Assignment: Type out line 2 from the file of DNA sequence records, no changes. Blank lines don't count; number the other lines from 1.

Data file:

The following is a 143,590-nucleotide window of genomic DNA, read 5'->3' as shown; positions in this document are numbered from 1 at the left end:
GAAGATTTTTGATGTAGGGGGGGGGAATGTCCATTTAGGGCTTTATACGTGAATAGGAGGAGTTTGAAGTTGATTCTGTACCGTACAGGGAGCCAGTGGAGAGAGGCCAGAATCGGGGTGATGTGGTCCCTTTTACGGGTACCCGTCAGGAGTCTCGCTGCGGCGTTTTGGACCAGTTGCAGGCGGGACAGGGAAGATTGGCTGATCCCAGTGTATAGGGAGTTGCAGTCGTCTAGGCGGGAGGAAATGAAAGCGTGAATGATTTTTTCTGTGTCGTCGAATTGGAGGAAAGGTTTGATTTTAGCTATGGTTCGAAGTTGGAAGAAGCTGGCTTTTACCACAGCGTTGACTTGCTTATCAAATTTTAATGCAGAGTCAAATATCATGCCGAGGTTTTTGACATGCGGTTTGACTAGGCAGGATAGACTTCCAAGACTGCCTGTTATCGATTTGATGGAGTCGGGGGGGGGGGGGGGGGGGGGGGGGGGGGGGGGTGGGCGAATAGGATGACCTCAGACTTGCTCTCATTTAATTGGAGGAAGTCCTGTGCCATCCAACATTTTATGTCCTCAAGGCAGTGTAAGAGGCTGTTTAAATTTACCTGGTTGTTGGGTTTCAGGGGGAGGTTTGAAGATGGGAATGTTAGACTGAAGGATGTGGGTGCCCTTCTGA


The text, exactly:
GAAGATTTTTGATGTAGGGGGGGGGAATGTCCATTTAGGGCTTTATACGTGAATAGGAGGAGTTTGAAGTTGATTCTGTACCGTACAGGGAGCCAGTGGAGAGAGGCCAGAATCGGGGTGATGTGGTCCCTTTTACGGGTACCCGTCAGGAGTCTCGCTGCGGCGTTTTGGACCAGTTGCAGGCGGGACAGGGAAGATTGGCTGATCCCAGTGTATAGGGAGTTGCAGTCGTCTAGGCGGGAGGAAATGAAAGCGTGAATGATTTTTTCTGTGTCGTCGAATTGGAGGAAAGGTTTGATTTTAGCTATGGTTCGAAGTTGGAAGAAGCTGGCTTTTACCACAGCGTTGACTTGCTTATCAAATTTTAATGCAGAGTCAAATATCATGCCGAGGTTTTTGACATGCGGTTTGACTAGGCAGGATAGACTTCCAAGACTGCCTGTTATCGATTTGATGGAGTCGGGGGGGGGGGGGGGGGGGGGGGGGGGGGGGGGTGGGCGAATAGGATGACCTCAGACTTGCTCTCATTTAATTGGAGGAAGTCCTGTGCCATCCAACATTTTATGTCCTCAAGGCAGTGTAAGAGGCTGTTTAAATTTACCTGGTTGTTGGGTTTCAGGGGGAGGTTTGAAGATGGGAATGTTAGACTGAAGGATGTGGGTGCCCTTCTGA